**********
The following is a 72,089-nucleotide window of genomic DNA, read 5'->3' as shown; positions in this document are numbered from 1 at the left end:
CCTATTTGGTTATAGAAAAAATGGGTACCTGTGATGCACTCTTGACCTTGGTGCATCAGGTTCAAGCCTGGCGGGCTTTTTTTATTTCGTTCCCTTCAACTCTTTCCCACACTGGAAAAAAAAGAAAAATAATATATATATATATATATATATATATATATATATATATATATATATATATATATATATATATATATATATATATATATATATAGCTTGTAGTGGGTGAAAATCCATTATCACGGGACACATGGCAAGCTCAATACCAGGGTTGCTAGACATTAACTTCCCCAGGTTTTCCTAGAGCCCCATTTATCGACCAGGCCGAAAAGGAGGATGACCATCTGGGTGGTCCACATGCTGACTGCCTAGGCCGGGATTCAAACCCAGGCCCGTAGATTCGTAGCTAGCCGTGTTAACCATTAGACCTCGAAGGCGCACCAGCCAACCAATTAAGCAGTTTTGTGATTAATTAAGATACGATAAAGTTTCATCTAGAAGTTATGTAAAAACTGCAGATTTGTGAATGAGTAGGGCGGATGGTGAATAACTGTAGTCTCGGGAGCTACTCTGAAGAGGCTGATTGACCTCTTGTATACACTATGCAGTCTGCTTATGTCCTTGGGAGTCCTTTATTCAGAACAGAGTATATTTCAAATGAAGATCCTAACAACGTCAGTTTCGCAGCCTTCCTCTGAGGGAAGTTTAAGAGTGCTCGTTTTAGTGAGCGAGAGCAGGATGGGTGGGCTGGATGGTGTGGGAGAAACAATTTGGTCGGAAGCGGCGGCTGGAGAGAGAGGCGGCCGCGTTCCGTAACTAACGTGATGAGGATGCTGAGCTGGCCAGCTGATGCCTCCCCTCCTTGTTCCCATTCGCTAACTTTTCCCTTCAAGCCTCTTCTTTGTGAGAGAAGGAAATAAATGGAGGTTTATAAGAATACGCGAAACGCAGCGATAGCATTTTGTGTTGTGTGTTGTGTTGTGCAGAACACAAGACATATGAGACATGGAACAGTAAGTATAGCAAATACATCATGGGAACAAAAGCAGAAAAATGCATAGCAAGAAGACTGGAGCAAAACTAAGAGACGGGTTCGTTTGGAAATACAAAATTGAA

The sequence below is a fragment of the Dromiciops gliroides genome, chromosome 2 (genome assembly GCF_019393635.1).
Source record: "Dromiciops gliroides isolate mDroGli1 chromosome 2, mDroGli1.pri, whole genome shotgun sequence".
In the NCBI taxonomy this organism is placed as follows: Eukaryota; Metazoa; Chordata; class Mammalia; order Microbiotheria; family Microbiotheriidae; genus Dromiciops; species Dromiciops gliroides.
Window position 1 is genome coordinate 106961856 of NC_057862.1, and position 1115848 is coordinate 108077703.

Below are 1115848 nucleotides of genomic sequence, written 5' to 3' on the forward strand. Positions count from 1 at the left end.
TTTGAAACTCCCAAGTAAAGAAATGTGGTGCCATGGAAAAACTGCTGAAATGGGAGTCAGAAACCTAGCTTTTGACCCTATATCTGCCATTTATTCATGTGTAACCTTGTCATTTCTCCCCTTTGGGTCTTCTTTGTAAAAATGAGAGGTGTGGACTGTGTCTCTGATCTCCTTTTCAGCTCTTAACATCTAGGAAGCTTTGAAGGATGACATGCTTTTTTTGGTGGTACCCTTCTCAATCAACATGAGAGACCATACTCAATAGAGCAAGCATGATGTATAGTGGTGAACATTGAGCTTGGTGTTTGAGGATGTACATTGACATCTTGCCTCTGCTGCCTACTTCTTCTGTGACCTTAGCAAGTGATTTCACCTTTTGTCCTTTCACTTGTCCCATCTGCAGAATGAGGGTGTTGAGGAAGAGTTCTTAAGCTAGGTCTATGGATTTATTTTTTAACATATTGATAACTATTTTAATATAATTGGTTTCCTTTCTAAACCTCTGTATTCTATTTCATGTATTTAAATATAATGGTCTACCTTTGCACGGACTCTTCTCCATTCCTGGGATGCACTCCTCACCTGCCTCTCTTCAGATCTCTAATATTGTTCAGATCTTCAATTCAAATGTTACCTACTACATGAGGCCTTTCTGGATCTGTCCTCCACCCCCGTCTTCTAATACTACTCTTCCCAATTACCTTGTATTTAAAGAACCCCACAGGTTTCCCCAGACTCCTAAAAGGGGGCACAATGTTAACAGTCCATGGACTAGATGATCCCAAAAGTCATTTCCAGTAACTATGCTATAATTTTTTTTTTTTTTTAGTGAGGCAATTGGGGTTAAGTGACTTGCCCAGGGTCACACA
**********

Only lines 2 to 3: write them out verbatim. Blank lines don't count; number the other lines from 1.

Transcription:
CCTATTTGGTTATAGAAAAAATGGGTACCTGTGATGCACTCTTGACCTTGGTGCATCAGGTTCAAGCCTGGCGGGCTTTTTTTATTTCGTTCCCTTCAACTCTTTCCCACACTGGAAAAAAAAGAAAAATAATATATATATATATATATATATATATATATATATATATATATATATATATATATATATATATATATATATATATATATATATAGCTTGTAGTGGGTGAAAATCCATTATCACGGGACACATGGCAAGCTCAATACCAGGGTTGCTAGACATTAACTTCCCCAGGTTTTCCTAGAGCCCCATTTATCGACCAGGCCGAAAAGGAGGATGACCATCTGGGTGGTCCACATGCTGACTGCCTAGGCCGGGATTCAAACCCAGGCCCGTAGATTCGTAGCTAGCCGTGTTAACCATTAGACCTCGAAGGCGCACCAGCCAACCAATTAAGCAGTTTTGTGATTAATTAAGATACGATAAAGTTTCATCTAGAAGTTATGTAAAAACTGCAGATTTGTGAATGAGTAGGGCGGATGGTGAATAACTGTAGTCTCGGGAGCTACTCTGAAGAGGCTGATTGACCTCTTGTATACACTATGCAGTCTGCTTATGTCCTTGGGAGTCCTTTATTCAGAACAGAGTATATTTCAAATGAAGATCCTAACAACGTCAGTTTCGCAGCCTTCCTCTGAGGGAAGTTTAAGAGTGCTCGTTTTAGTGAGCGAGAGCAGGATGGGTGGGCTGGATGGTGTGGGAGAAACAATTTGGTCGGAAGCGGCGGCTGGAGAGAGAGGCGGCCGCGTTCCGTAACTAACGTGATGAGGATGCTGAGCTGGCCAGCTGATGCCTCCCCTCCTTGTTCCCATTCGCTAACTTTTCCCTTCAAGCCTCTTCTTTGTGAGAGAAGGAAATAAATGGAGGTTTATAAGAATACGCGAAACGCAGCGATAGCATTTTGTGTTGTGTGTTGTGTTGTGCAGAACACAAGACATATGAGACATGGAACAGTAAGTATAGCAAATACATCATGGGAACAAAAGCAGAAAAATGCATAGCAAGAAGACTGGAGCAAAACTAAGAGACGGGTTCGTTTGGAAATACAAAATTGAA

The sequence below is a fragment of the Dromiciops gliroides genome, chromosome 2 (genome assembly GCF_019393635.1).